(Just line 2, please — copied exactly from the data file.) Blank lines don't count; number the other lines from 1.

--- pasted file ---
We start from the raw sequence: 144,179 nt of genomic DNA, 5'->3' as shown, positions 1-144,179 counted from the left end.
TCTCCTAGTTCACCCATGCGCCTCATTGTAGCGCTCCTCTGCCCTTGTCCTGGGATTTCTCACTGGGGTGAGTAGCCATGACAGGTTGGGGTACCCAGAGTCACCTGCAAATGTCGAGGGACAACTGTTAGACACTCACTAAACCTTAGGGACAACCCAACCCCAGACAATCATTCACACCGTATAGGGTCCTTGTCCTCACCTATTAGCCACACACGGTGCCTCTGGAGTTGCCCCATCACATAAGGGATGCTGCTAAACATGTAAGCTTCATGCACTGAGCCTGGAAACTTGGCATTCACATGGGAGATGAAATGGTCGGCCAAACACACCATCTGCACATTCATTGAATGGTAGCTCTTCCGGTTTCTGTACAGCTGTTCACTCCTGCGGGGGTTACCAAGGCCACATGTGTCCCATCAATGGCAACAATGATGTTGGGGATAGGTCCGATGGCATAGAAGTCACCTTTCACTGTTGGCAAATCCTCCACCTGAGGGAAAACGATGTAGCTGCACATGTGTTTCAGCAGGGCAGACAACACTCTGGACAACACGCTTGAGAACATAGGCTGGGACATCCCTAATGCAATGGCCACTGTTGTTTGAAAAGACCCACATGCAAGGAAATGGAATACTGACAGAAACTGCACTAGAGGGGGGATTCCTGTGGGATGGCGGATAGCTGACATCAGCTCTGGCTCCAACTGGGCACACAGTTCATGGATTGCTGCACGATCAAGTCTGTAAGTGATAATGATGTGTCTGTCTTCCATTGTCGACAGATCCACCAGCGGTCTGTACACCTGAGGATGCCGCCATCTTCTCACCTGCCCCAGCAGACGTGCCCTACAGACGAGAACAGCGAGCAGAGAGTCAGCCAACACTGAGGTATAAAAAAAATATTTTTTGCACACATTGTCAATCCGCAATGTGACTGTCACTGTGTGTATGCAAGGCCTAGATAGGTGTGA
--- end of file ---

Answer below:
TCTCCTAGTTCACCCATGCGCCTCATTGTAGCGCTCCTCTGCCCTTGTCCTGGGATTTCTCACTGGGGTGAGTAGCCATGACAGGTTGGGGTACCCAGAGTCACCTGCAAATGTCGAGGGACAACTGTTAGACACTCACTAAACCTTAGGGACAACCCAACCCCAGACAATCATTCACACCGTATAGGGTCCTTGTCCTCACCTATTAGCCACACACGGTGCCTCTGGAGTTGCCCCATCACATAAGGGATGCTGCTAAACATGTAAGCTTCATGCACTGAGCCTGGAAACTTGGCATTCACATGGGAGATGAAATGGTCGGCCAAACACACCATCTGCACATTCATTGAATGGTAGCTCTTCCGGTTTCTGTACAGCTGTTCACTCCTGCGGGGGTTACCAAGGCCACATGTGTCCCATCAATGGCAACAATGATGTTGGGGATAGGTCCGATGGCATAGAAGTCACCTTTCACTGTTGGCAAATCCTCCACCTGAGGGAAAACGATGTAGCTGCACATGTGTTTCAGCAGGGCAGACAACACTCTGGACAACACGCTTGAGAACATAGGCTGGGACATCCCTAATGCAATGGCCACTGTTGTTTGAAAAGACCCACATGCAAGGAAATGGAATACTGACAGAAACTGCACTAGAGGGGGGATTCCTGTGGGATGGCGGATAGCTGACATCAGCTCTGGCTCCAACTGGGCACACAGTTCATGGATTGCTGCACGATCAAGTCTGTAAGTGATAATGATGTGTCTGTCTTCCATTGTCGACAGATCCACCAGCGGTCTGTACACCTGAGGATGCCGCCATCTTCTCACCTGCCCCAGCAGACGTGCCCTACAGACGAGAACAGCGAGCAGAGAGTCAGCCAACACTGAGGTATAAAAAAAATATTTTTTGCACACATTGTCAATCCGCAATGTGACTGTCACTGTGTGTATGCAAGGCCTAGATAGGTGTGA